SAN FRANCISCO — A major issue database marketers face is there is no enterprise coordination regarding customer contact strategy, according to Eric Schmitt, senior analyst at Forrester Research, Boston.
He was the keynote speaker here at the Summer 2003 National Center for Database Marketing Conference.
Schmitt, whose primary expertise at Forrester includes database marketing and CRM strategy and technology, offered data from surveys Forrester conducted with 49 major database marketers.
Schmitt said the data revealed that companies, “want to understand how to communicate with my customers across all touch points, all channels, all media … in the most efficient, effective way possible. That’s the No. 1 issue on database marketers' minds right now as far as we can tell.”
Other challenges include not being able to get campaigns out the door fast enough and attributing responses to the correct channel. The lack of skilled staff and/or available talent was another difficulty.
“This is one of the driving rationales behind outsourcing — it’s just simply that there is not a great pool of talent out there,” Schmitt said. “Fundamentally there is a tremendous skill shortage of qualified database marketing professionals in companies.”
Schmitt also said 65 percent of the database marketers surveyed said they will spend more this year than they did last year on outsourced database marketing services, and 63 percent said they would spend more next year compared with this year.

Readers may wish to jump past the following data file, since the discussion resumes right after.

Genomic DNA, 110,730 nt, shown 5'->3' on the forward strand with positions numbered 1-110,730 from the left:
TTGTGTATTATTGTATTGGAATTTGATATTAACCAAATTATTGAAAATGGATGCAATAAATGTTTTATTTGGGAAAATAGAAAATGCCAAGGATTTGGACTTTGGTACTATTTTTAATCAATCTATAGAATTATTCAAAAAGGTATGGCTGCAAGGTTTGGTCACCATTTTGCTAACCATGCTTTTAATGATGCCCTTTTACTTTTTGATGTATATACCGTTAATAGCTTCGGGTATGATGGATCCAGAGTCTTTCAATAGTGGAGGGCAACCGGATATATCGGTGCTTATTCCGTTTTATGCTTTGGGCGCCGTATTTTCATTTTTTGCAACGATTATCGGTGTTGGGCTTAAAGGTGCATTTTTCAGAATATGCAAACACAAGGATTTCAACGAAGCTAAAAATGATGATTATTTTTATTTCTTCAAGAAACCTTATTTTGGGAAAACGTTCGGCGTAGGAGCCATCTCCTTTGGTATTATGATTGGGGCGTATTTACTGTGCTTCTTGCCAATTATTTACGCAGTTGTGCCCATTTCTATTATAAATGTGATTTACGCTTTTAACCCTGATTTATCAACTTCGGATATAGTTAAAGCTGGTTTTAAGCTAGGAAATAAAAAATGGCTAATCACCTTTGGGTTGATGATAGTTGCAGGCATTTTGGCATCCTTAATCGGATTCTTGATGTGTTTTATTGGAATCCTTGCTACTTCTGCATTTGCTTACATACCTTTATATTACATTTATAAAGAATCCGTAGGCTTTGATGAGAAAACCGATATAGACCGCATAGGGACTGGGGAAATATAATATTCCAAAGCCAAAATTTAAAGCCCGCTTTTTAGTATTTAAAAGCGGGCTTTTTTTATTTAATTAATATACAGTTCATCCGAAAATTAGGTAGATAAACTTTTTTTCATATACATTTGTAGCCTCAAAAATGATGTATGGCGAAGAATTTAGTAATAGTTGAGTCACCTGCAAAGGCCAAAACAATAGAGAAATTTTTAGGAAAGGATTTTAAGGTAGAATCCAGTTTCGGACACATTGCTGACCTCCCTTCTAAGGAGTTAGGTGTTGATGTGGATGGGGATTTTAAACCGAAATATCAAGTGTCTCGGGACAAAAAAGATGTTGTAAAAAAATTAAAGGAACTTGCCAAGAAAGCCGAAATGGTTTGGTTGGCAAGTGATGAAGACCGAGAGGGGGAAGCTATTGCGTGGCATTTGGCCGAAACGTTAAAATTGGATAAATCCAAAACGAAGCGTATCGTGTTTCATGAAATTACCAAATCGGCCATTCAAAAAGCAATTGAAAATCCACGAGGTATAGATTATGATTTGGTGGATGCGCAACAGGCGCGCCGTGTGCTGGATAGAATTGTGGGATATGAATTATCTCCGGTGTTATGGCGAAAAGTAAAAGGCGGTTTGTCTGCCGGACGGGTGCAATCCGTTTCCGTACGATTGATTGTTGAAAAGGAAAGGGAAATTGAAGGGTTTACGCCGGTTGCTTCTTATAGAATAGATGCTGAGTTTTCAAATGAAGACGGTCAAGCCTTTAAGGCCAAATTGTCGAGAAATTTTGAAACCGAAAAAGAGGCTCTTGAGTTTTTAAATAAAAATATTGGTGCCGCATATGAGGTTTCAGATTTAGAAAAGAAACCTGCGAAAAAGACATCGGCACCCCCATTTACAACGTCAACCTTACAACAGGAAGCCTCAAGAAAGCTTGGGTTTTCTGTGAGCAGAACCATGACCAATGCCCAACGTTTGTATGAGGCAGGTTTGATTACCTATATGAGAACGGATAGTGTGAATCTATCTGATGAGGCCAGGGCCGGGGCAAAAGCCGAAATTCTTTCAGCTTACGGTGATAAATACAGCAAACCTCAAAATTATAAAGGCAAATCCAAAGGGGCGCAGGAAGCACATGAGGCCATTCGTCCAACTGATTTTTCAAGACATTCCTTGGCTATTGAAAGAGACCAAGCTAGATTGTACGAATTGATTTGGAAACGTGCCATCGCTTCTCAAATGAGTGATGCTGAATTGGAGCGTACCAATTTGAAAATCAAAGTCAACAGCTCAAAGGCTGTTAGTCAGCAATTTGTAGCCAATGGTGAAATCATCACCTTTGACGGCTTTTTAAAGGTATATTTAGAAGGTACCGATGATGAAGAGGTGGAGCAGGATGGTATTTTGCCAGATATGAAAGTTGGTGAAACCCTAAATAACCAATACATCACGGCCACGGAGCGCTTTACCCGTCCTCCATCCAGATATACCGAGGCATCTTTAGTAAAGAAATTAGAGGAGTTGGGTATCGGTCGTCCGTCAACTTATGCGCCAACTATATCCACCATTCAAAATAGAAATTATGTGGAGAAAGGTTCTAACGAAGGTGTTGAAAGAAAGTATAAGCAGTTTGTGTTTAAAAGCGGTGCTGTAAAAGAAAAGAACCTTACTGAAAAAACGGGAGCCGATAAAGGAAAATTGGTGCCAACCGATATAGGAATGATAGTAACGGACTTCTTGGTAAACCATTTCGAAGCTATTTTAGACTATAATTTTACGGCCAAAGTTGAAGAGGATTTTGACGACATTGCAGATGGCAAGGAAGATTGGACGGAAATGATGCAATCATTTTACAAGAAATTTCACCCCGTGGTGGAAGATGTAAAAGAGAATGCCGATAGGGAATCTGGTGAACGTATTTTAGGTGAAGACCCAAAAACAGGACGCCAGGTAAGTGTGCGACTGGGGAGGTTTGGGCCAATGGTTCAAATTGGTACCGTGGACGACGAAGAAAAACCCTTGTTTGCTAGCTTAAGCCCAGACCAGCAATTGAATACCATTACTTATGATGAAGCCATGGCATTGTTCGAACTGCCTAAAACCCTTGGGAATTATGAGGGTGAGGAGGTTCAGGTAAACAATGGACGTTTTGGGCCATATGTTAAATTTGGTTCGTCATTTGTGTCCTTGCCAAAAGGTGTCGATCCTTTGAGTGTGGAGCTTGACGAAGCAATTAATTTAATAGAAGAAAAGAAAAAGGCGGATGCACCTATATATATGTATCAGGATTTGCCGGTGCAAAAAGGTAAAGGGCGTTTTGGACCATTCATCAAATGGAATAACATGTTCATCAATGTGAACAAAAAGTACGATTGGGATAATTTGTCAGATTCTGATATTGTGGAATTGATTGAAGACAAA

Schmitt also said the top three decision factors survey participants cited as critical or important in making database outsourcing decisions are:
* Data quality/data hygiene solutions (71 percent).
* Marketing strategy/development expertise (65 percent).
* Program management services (65 percent).
He added that 75 percent of those surveyed said they believed their database marketing organization plays an important, high-profile role in setting corporate strategy, though “most of them still don’t think that the CEO thinks database marketing is more important than mass media advertising.”
Schmitt is studying the idea of addressable television, and added that a growing area of interest this year will involve, “zone-based training to cable video streams.”
He said the demand for database marketing services is growing, but also changing. In order to adjust to the changes, the principles Schmitt recommends when it comes to outsourcing are, “to invest big up front, anticipate change and keep your hands on the steering wheel.”